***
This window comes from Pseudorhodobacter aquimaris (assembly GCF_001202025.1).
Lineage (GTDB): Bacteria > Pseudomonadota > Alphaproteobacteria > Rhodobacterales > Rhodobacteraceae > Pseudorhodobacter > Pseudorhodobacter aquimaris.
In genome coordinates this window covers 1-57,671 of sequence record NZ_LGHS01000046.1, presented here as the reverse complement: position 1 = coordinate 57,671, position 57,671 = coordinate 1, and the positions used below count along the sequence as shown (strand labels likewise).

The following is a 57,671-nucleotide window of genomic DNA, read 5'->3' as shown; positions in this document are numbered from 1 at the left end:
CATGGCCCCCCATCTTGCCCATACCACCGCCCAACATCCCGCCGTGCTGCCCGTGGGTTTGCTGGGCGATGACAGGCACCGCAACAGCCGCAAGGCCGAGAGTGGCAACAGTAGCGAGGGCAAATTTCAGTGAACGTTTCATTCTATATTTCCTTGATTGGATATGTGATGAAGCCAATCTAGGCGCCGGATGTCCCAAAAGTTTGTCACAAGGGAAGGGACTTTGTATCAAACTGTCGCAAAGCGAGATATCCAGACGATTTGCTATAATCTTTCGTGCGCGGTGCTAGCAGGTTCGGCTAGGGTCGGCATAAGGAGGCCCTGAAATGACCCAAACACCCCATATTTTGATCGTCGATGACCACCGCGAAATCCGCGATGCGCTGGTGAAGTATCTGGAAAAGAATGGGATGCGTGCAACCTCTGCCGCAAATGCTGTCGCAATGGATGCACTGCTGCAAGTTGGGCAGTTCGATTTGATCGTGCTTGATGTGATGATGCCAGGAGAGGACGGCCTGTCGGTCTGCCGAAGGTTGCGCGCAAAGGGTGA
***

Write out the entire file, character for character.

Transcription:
This window comes from Pseudorhodobacter aquimaris (assembly GCF_001202025.1).
Lineage (GTDB): Bacteria > Pseudomonadota > Alphaproteobacteria > Rhodobacterales > Rhodobacteraceae > Pseudorhodobacter > Pseudorhodobacter aquimaris.
In genome coordinates this window covers 1-57,671 of sequence record NZ_LGHS01000046.1, presented here as the reverse complement: position 1 = coordinate 57,671, position 57,671 = coordinate 1, and the positions used below count along the sequence as shown (strand labels likewise).

The following is a 57,671-nucleotide window of genomic DNA, read 5'->3' as shown; positions in this document are numbered from 1 at the left end:
CATGGCCCCCCATCTTGCCCATACCACCGCCCAACATCCCGCCGTGCTGCCCGTGGGTTTGCTGGGCGATGACAGGCACCGCAACAGCCGCAAGGCCGAGAGTGGCAACAGTAGCGAGGGCAAATTTCAGTGAACGTTTCATTCTATATTTCCTTGATTGGATATGTGATGAAGCCAATCTAGGCGCCGGATGTCCCAAAAGTTTGTCACAAGGGAAGGGACTTTGTATCAAACTGTCGCAAAGCGAGATATCCAGACGATTTGCTATAATCTTTCGTGCGCGGTGCTAGCAGGTTCGGCTAGGGTCGGCATAAGGAGGCCCTGAAATGACCCAAACACCCCATATTTTGATCGTCGATGACCACCGCGAAATCCGCGATGCGCTGGTGAAGTATCTGGAAAAGAATGGGATGCGTGCAACCTCTGCCGCAAATGCTGTCGCAATGGATGCACTGCTGCAAGTTGGGCAGTTCGATTTGATCGTGCTTGATGTGATGATGCCAGGAGAGGACGGCCTGTCGGTCTGCCGAAGGTTGCGCGCAAAGGGTGA